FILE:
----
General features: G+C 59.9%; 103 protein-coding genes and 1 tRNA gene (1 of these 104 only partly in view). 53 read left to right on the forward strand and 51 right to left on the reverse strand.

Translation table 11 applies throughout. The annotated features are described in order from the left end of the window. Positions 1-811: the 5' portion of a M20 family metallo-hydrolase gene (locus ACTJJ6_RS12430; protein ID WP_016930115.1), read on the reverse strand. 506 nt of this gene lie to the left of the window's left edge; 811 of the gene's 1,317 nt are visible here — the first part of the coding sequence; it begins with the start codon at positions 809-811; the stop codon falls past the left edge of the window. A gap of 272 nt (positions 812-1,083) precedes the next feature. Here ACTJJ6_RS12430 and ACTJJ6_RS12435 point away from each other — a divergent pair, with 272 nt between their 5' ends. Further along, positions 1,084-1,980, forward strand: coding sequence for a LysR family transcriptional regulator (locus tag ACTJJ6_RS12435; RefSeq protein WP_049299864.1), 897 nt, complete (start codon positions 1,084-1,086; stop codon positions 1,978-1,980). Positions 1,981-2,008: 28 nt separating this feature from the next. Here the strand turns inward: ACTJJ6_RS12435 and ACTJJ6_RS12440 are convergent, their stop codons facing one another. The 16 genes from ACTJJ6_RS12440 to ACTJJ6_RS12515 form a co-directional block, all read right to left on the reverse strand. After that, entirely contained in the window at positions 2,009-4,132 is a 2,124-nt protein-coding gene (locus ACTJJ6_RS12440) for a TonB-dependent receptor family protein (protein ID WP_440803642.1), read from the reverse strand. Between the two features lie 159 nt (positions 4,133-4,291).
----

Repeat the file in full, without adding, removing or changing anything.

General features: G+C 59.9%; 103 protein-coding genes and 1 tRNA gene (1 of these 104 only partly in view). 53 read left to right on the forward strand and 51 right to left on the reverse strand.

Translation table 11 applies throughout. The annotated features are described in order from the left end of the window. Positions 1-811: the 5' portion of a M20 family metallo-hydrolase gene (locus ACTJJ6_RS12430; protein ID WP_016930115.1), read on the reverse strand. 506 nt of this gene lie to the left of the window's left edge; 811 of the gene's 1,317 nt are visible here — the first part of the coding sequence; it begins with the start codon at positions 809-811; the stop codon falls past the left edge of the window. A gap of 272 nt (positions 812-1,083) precedes the next feature. Here ACTJJ6_RS12430 and ACTJJ6_RS12435 point away from each other — a divergent pair, with 272 nt between their 5' ends. Further along, positions 1,084-1,980, forward strand: coding sequence for a LysR family transcriptional regulator (locus tag ACTJJ6_RS12435; RefSeq protein WP_049299864.1), 897 nt, complete (start codon positions 1,084-1,086; stop codon positions 1,978-1,980). Positions 1,981-2,008: 28 nt separating this feature from the next. Here the strand turns inward: ACTJJ6_RS12435 and ACTJJ6_RS12440 are convergent, their stop codons facing one another. The 16 genes from ACTJJ6_RS12440 to ACTJJ6_RS12515 form a co-directional block, all read right to left on the reverse strand. After that, entirely contained in the window at positions 2,009-4,132 is a 2,124-nt protein-coding gene (locus ACTJJ6_RS12440) for a TonB-dependent receptor family protein (protein ID WP_440803642.1), read from the reverse strand. Between the two features lie 159 nt (positions 4,133-4,291).